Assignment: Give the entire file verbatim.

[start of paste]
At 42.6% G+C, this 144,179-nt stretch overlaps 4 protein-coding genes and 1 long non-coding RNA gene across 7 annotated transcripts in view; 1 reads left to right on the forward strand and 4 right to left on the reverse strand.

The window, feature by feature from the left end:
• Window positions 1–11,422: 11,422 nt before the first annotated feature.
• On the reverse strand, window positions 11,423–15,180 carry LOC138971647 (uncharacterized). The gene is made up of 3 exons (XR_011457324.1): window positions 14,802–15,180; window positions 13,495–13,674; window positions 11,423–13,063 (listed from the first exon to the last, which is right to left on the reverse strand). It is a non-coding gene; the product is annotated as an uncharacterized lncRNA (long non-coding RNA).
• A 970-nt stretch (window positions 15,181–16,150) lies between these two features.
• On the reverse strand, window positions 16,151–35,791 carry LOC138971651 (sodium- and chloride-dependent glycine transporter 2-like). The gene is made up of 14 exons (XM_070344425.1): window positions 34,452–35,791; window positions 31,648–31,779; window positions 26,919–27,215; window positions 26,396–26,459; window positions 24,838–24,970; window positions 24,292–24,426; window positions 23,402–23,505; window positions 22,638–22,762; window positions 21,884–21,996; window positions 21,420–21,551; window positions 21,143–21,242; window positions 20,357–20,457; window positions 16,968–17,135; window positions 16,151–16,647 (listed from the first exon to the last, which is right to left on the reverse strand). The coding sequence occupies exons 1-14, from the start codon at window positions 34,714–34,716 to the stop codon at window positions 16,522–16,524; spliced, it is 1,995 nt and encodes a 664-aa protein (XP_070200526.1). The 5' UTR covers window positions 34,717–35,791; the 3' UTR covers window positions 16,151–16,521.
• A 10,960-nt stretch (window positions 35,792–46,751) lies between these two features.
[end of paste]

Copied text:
At 42.6% G+C, this 144,179-nt stretch overlaps 4 protein-coding genes and 1 long non-coding RNA gene across 7 annotated transcripts in view; 1 reads left to right on the forward strand and 4 right to left on the reverse strand.

The window, feature by feature from the left end:
• Window positions 1–11,422: 11,422 nt before the first annotated feature.
• On the reverse strand, window positions 11,423–15,180 carry LOC138971647 (uncharacterized). The gene is made up of 3 exons (XR_011457324.1): window positions 14,802–15,180; window positions 13,495–13,674; window positions 11,423–13,063 (listed from the first exon to the last, which is right to left on the reverse strand). It is a non-coding gene; the product is annotated as an uncharacterized lncRNA (long non-coding RNA).
• A 970-nt stretch (window positions 15,181–16,150) lies between these two features.
• On the reverse strand, window positions 16,151–35,791 carry LOC138971651 (sodium- and chloride-dependent glycine transporter 2-like). The gene is made up of 14 exons (XM_070344425.1): window positions 34,452–35,791; window positions 31,648–31,779; window positions 26,919–27,215; window positions 26,396–26,459; window positions 24,838–24,970; window positions 24,292–24,426; window positions 23,402–23,505; window positions 22,638–22,762; window positions 21,884–21,996; window positions 21,420–21,551; window positions 21,143–21,242; window positions 20,357–20,457; window positions 16,968–17,135; window positions 16,151–16,647 (listed from the first exon to the last, which is right to left on the reverse strand). The coding sequence occupies exons 1-14, from the start codon at window positions 34,714–34,716 to the stop codon at window positions 16,522–16,524; spliced, it is 1,995 nt and encodes a 664-aa protein (XP_070200526.1). The 5' UTR covers window positions 34,717–35,791; the 3' UTR covers window positions 16,151–16,521.
• A 10,960-nt stretch (window positions 35,792–46,751) lies between these two features.